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0

One option is to ensure that the sales type is in (or not in) a white list of types using Array.prototype.includes() - for example: filteredSalesAgreementItems() { if (!['bricks', 'mortars'].includes(this.$route.query.salesType)) { return this.salesAgreementItems; } return this.salesAgreementItems.filter(obj => obj.department === this.$route....

2

Computed properties can return objects, which seems useful for you. computed: { filteredItems() { switch (this.\$route.query.salesType) { case 'bricks': return { filteredSalesAgreementItems: this.salesAgreementItems.filter(obj => obj.department === 'bricks'), subTitle: 'Bricks', title: 'Bricks' ...

2

The filtering of options logic can be simplified a bit. Instead of first checking that the product slot array exists and has a truthy length, just allow the array's .find method to handle empty arrays, using Optional Chaining to access this deeply into the product object. You can also merge the two logic branches by returning true when the conditions are not ...

0

The hardest thing about programming is creating a good project structure, but this is also the most important thing to get correct. Your project is structured well, and cleanly follows the model-view-controller structure, so great job! Your view logic is cleanly separated from the underlying model, and your controller is requesting updates on both the model ...

0

Get text before '?' with split('?').at(), then reverse it and get text before '/' and reverse it back ;) supplyUrl.split('?').at().split('').reverse().join('').split('/').at().split('').reverse().join('')

3

I think for any url related task you have two good tools as The URL API The URLPattern API With the URL constructor you may do like; var url = new URL("https://any-api/supplier/tariffSelectionG_E5449168?t=randomChars"), tariffCode = url.pathname.slice(url.pathname.lastIndexOf("/")+1); URLPattern API, on the other hand is ...

2

Using a Set You are best to use a Set to reduce the complexity that comes with Array.includes. Ignoring the sort. Your code has a complexity of $O(n^2)$ however using a set will reduce that to $O(n)$ Example of $O(n^2)$ dataA.filter(v => dataB.includes(v)); Example of same task with $O(n)$ complexity set = new Set(dataB); dataA.filter(v => set....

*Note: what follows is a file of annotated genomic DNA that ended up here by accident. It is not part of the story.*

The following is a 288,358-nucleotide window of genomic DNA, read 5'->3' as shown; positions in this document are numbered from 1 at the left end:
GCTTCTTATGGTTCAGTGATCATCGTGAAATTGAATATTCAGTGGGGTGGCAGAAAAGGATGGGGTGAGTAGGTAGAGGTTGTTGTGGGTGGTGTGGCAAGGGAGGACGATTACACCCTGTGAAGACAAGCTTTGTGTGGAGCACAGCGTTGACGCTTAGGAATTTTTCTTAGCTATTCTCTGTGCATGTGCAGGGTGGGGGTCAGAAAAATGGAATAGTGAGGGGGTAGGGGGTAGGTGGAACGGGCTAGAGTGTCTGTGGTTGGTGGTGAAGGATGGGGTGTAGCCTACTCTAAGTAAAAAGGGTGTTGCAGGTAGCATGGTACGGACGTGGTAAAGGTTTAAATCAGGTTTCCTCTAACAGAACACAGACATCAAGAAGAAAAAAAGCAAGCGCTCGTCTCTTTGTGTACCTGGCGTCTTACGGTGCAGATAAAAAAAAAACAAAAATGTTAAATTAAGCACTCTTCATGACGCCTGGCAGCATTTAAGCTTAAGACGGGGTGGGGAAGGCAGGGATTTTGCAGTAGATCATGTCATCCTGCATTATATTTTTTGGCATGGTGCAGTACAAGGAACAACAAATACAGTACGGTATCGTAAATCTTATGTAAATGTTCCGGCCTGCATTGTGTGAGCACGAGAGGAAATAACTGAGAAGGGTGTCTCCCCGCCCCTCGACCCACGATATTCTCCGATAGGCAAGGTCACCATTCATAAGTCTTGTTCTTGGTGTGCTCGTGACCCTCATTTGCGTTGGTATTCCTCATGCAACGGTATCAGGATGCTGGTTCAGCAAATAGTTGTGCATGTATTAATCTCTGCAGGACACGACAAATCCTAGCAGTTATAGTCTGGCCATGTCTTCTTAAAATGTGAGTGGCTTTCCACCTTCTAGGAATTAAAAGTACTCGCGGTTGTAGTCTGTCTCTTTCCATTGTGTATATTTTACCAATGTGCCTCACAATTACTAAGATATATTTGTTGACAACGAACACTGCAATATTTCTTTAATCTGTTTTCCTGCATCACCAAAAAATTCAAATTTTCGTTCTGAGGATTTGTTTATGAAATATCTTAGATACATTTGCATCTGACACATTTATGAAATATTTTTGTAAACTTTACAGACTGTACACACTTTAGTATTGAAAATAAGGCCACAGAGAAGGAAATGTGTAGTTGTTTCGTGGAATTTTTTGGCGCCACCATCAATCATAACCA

1

If you can, use the URL constructor. It is a bit clearer semantically: const supplyUrl = new URL("https://any-api/supplier/tariffSelectionG_E5449168?t=randomChars"); const parts = supplyUrl.pathname.split("/"); // the 0th item is empty since the pathname starts with a slash const tariff = parts[2];

4

While it may be unlikely to occur, the URL could contain a hostname with a top-level domain supplier. Currently .supplies is registered to Donuts Inc and someday URLs could have a TLD with supplier, which would lead the current code to not correctly find the target text. const supplyUrl = "https://my.supplier/supplier/tariffSelectionG_E5449168?t=...

5

Super short review; The code should handle the presence or the absence ? in a transparent way The code should probably check for /supplier/ instead of ? That leaves me with function extractTariffName(url){ const resource = '/supplier/'; if(url.contains(resource)){ return url.split('?').shift().split(resource).pop(); } //return undefined } ...

5

Avoid performing side-effects in the middle of a ternary expression. If you're not using the resulting value of the ternary operation, then you're using it wrong and should be using an ordinary if-then instead. Also, be consistent with your usage of semicolons, and let/const. const people = ['Chris', 'Anne', 'Colin', 'Terri', 'Phil', 'Lola', 'Sam', 'Kay',...

2

You can use the ascii code to understand the position in the alphabet. const findAlphabetIndex = (...chars) => { const base = 'a'.charCodeAt(0); return chars.map((char) => char.toLowerCase().charCodeAt(0) - base); }; console.log( findAlphabetIndex('a', 'A', 'b', 'z'), );

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